The Beaver County Common Pleas Court and PA Superior Court each found that the no-poach agreement is unenforceable.

“We believe these types of no-hire contracts should be void against public policy because they essentially force a non-compete agreement on employees of companies without their consent, or even knowledge, in some cases,” the Superior Court ruled, according to the Post-Gazette. “We believe that if an employer wishes to limit its employees from future competition, this matter should be addressed directly between the employer and the employee, not between competing businesses.”

That finding seemed to contradict a historical trend in which “Pennsylvania courts have generally found non-compete agreements to be enforceable,” the newspaper reported.

Last year, a Western PA railroad industry manufacturer was a party in a landmark no-poach complaint and settlement announced by the Antitrust Division of the U.S. Department of Justice. In that case, Westinghouse Airbrakes Technology Corp. of Wilmerding and Knorr/Bremse AG of Germany illegally restricted competition for U.S. rail industry workers from 2009 to 2015. Affected workers later sued the companies to recover earnings they lost as a result of the no-poach agreement.

Large Employers Must File Pay Data by September 30 Despite White House Protests

The White House has renewed its effort to repeal an Equal Employment Opportunity Commission regulation requiring large employers to report payroll data classified by gender, race, and ethnic background.

Politico reported that the administration filed a legal brief on August 19 arguing that “advocacy groups do not have standing to sue over its move to cancel the collection of pay data from large employers that show how they compensate their employees based on race, gender, and ethnicity.”

In 2016, the EEOC introduced the new reporting requirement to track pay disparities and equal pay compliance. Companies with at least 100 employees are required to file EEO-1 Component 2 data form, which calls for information about employee hours and pay. The deadline for 2017 and 2018 forms is September 30.

The administration’s Office of Management and Budget stayed the requirement, but the National Women’s Law Center and Democracy Forward sued to reinstate it. A federal judge ruled in favor of the plaintiffs in March. In an appeal of that ruling, the administration is arguing that the advocacy groups don’t have standing in the issue.

The White House “doesn’t even try to claim that its actions were lawful, yet it's still fighting the court's ruling on technicalities," Democracy Forward stated in response to the filing, according to Politico. "The Trump administration is determined to let wage discrimination go unchecked, but we will press on in our legal fight to hold it accountable.”

Business News Daily has reported that companies have complained about the burden of additional reporting, and the difficulty of gathering dated information about their workers.

“While the Equal Employment Opportunity Commission (EEOC) is on the verge of receiving an avalanche of pay data forms from many American employers, many companies are scrambling to locate, organize, and submit the newly prescribed data regarding the gender, ethnicity, and job category of its workforce,” the Daily wrote.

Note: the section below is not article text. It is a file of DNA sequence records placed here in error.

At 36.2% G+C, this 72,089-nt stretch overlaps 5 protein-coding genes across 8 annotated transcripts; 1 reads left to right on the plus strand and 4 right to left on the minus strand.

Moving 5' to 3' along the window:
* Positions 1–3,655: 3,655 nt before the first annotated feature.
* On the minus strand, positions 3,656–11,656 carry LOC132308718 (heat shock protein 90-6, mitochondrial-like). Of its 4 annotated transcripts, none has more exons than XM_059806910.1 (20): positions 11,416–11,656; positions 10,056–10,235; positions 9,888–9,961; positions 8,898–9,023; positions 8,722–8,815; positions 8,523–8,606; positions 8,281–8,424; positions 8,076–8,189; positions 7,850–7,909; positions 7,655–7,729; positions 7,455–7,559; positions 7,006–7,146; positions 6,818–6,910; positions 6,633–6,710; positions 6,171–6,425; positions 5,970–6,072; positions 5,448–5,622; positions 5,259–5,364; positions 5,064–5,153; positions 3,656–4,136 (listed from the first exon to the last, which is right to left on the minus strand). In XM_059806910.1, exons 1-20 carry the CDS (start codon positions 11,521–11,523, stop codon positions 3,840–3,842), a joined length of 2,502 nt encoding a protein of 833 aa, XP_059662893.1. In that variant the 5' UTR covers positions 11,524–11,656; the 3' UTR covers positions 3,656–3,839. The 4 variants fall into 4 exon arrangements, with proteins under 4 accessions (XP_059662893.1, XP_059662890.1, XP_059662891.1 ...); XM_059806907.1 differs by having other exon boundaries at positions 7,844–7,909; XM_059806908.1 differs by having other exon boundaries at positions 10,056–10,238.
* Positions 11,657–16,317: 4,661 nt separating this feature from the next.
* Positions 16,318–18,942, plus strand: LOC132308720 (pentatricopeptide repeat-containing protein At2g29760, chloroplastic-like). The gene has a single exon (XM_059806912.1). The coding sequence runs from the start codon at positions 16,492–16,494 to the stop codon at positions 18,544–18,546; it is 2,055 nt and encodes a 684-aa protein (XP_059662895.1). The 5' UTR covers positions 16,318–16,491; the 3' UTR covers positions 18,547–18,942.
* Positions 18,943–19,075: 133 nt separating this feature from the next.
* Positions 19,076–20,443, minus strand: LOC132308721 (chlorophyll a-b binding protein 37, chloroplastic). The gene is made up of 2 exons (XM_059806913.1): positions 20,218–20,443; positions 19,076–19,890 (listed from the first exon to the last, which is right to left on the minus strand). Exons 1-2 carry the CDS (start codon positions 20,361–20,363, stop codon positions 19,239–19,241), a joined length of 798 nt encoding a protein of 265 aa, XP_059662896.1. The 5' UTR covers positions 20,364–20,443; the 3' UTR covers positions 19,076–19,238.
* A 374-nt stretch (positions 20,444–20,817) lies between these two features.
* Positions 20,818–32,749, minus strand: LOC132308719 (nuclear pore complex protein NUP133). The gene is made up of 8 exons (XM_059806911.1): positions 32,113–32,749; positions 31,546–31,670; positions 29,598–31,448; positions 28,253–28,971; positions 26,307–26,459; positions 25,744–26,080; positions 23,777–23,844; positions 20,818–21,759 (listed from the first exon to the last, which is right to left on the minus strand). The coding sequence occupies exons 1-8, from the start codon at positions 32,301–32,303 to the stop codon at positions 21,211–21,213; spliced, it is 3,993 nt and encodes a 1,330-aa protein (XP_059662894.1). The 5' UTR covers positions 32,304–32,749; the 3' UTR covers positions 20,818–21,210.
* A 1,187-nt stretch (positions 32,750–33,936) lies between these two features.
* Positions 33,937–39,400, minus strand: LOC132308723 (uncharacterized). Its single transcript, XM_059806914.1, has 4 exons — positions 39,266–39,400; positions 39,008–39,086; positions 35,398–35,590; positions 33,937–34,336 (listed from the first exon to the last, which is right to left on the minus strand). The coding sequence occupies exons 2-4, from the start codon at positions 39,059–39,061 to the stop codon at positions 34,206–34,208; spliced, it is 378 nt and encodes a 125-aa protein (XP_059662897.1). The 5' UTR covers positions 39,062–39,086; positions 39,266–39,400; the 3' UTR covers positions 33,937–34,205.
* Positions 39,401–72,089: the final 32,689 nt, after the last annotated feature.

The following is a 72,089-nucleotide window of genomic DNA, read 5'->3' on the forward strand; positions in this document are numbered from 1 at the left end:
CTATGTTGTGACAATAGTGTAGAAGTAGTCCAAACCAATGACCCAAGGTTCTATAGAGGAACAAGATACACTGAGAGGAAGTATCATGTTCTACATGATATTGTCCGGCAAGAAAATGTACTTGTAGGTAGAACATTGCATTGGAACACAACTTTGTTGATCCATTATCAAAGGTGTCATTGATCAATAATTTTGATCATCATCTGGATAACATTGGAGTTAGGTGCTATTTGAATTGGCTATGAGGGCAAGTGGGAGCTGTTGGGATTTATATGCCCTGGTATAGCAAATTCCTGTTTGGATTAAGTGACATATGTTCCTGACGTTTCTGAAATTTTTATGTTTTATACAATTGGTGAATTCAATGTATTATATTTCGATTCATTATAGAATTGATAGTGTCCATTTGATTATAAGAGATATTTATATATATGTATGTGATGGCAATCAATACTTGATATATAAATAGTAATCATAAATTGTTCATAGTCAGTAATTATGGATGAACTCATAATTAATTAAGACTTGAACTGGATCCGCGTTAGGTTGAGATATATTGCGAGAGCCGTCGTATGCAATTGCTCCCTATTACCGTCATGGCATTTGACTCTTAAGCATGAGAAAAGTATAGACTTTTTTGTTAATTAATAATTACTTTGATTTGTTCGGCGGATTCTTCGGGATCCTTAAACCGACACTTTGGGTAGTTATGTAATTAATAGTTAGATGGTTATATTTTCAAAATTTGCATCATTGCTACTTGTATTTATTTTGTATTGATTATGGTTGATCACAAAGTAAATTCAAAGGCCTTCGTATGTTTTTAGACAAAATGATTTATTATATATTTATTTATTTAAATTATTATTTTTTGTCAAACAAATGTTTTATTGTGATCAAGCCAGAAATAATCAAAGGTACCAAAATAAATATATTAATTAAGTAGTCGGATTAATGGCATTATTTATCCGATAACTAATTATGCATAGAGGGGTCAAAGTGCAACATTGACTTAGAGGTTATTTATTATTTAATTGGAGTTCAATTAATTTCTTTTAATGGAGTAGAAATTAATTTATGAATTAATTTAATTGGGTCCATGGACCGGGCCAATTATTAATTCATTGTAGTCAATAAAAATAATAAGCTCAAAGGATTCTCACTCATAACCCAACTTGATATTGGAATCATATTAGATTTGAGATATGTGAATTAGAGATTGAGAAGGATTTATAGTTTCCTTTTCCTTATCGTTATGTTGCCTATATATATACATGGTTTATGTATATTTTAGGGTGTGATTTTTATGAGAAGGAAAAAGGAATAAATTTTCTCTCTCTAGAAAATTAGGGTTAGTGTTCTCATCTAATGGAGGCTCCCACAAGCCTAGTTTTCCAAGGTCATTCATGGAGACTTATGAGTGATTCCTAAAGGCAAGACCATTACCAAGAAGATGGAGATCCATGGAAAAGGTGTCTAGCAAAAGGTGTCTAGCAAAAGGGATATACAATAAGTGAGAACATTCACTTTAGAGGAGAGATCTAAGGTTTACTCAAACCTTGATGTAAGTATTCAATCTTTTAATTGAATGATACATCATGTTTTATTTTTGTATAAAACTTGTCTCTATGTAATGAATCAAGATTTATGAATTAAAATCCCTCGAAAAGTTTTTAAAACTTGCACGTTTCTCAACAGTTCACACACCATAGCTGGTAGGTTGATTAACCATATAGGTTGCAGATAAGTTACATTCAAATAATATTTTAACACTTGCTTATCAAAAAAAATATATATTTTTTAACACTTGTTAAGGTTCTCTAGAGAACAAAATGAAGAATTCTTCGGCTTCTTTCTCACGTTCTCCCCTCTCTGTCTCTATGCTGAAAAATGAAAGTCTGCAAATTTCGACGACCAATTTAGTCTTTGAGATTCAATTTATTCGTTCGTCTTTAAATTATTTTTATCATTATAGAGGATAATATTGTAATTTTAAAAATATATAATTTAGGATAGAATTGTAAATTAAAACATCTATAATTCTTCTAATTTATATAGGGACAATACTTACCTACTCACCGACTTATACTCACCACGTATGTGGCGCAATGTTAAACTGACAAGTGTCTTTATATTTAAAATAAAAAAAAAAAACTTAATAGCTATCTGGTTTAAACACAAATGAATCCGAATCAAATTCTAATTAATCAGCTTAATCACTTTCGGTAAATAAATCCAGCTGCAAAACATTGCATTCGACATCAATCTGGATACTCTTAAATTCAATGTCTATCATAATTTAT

Minor League Ballplayers Earn a Win in Fight for Fair Wages from Billion-Dollar Industry

The average Major League Baseball salary is $4.36 million a year, but financial prospects are a lot dimmer for those ballplayers who toil just one or two steps below the elite level, those who lie on the verge of making “The Show.”

A new federal court ruling has given those thousands of minor leaguers a glimmer of hope that they may someday be able to collect more than poverty wages as they pursue their elusive professional dreams. The L.A. Times reported that California’s Ninth Circuit has upheld a 2014 class action suit claiming that Major League teams fail to comply with minimum wage laws when paying their developmental players.

“They should be complying with those laws just like Walmart is complying with those laws,” said Garrett Broshuis, an attorney for the minor league players, according to the newspaper.

Pay disparities between the major and minor leagues are immense, although Major League franchises own the minor league teams and player contracts. The minimum annual salary for a Major League player is $555,000. For 2019, the highest paid individual will make $38.3 million. Before the 2019 season, Millville, N.J., native Mike Trout of the L.A. Angels signed a 12-year contract worth $430 million in guaranteed earnings, the richest in sports history.

According to Forbes, salaries at the Class AAA level (including the Lehigh Valley IronPigs and Scranton/Wilkes-Barre RailRiders) range from $2,150 to $2,700 per month for a 5.5-month season (about $12,000 to $15,000 per year) depending on the player’s tenure. Players at Class AA level (such as the Reading Phils, Harrisburg Senators, and Altoona Curve) earn about $1,700 per month while in-season. That’s less than $10,000 a year.

Major League Baseball set a record with $10.3 billion in revenue in 2018, while the average MLB team is valued at $1.78 billon.

“I would play hungry, and I would go to bed hungry,” one minor league player told PennLive for an article published last month. “I played in front of 10,000 people a night, and I wouldn't have food to eat after a game, and I wouldn’t have enough money to go get food.”